The Embla plays PCM, WAV, HRx, FLAC, MP3 and OGG with tag information and files are supported up to 32bit 192 kHz via this particular USB input.
Using the filters
The Embla has two separate balanced DAC configurations (2 DACs/channel) to provide two different sonic signatures.
It also has three filters - Filter A has its DAC (Burr-Brown) and filter based on the reference CD player Bladelius Gondul while Filter B uses a different DAC (Wolfson) and Filter C is tuned for an analogue sound (the filter is set to minimum phase type without pre ringing). Resampling is automatically chosen when set at Filter C.
There is also a feature which sets resampling at 44.1, 48, 96 and 192KHz. Resampling can also be turned off.
When using Filter A, the sound - which supposedly has pre-ringing artifacts - is the most exciting and dynamic of the three filters. The dynamics of the leading edges of music were retained and to my ears, this was the best-sounding mode, especially when playing rock songs.
With Filter B, the sound was a bit purer but the leading edges were rounded off and overall the sound lacked some sizzle.
|The Filter and Resampling modes.|
To get the iPad app going, you need to connect a wi-fi router to the ethernet input. If the wi-fi router is connected to the Internet, then album art will be shown on the touch screen and the iPad.
If a CD is ripped while the Embla is connected to the Internet, album art will be stored in the internal memory along with the music files.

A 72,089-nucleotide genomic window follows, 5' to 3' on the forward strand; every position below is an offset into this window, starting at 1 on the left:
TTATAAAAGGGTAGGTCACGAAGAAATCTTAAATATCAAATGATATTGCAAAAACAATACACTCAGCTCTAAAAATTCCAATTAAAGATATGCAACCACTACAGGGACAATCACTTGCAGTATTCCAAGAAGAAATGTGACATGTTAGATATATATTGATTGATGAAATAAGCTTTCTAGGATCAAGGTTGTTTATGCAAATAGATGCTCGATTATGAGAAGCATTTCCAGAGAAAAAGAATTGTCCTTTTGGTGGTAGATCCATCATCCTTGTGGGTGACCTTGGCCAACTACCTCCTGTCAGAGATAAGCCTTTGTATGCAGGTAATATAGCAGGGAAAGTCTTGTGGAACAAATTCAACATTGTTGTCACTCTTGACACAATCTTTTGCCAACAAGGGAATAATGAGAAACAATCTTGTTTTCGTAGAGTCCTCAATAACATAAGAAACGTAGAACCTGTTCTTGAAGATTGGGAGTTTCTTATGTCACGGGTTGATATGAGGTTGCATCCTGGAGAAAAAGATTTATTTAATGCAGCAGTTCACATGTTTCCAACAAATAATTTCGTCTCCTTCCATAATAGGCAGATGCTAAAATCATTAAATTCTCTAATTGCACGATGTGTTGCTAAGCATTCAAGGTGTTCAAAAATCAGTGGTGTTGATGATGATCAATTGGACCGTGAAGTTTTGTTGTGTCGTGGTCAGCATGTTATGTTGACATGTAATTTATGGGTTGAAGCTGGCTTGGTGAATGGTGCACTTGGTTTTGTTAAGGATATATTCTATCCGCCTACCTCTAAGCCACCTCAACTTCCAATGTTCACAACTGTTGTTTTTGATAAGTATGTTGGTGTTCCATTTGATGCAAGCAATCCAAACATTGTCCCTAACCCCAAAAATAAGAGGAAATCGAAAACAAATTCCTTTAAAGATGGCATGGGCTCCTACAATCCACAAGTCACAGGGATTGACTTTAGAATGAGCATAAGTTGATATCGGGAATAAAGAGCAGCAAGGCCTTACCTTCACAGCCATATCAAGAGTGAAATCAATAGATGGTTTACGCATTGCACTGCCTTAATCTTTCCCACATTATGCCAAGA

|Album art is shown on both the|
Embla's touch screen and the iPad.
Availability of album art depends on the album played - not all album covers will be displayed.
When using the iPad (or even the remote control), it is best not to flood the Embla with too many commands too quickly as the player can get confused.
Since the remote control has such tiny buttons, I found the iPad app to be very useful and after a while I felt a bit lost without it. However, there were some functions that could be controlled only by the remote control or touch screen.
Using the ADC
Since the turntable was hooked up to the Embla, I decided to test the ADC function. The sampling frequency can be set to 96 or 192 and I found the 192 setting to sound better.
With digital out, it is possible to connect the Embla to a recorder so that vinyl can be ripped and stored as digital files.
However, I felt that digitising vinyl playback removed some of the spatial information from the music. Somehow, listening to vinyl through the ADC even with 192KHz sampling was not the same as listening to vinyl directly. Something went missing in the digitising process and I think it affects soundstaging and spaciousness. There seemed to be less space around and between the instruments and singers after digitising.
It is also supposed to be able to play songs via Bluetooth, but I tried to play some MP3 songs from my Nokia handphone without success as the handphone could not locate any Bluetooth device. Apparently the Bluetooth function will only be available with a software update some time in the future.
Michael Bladelius, the owner and designer of the company, has come up with an all-in-one high-end component that performs very well. To me the only thing missing is a headphone jack.
As a CD player, it sounds very smooth, detailed and rich, but when a thumb drive or hard disk with hi-res files is plugged into the USB input, its performance is elevated to another level and it would not be a misfit among the Weiss, Berkeley and dCS.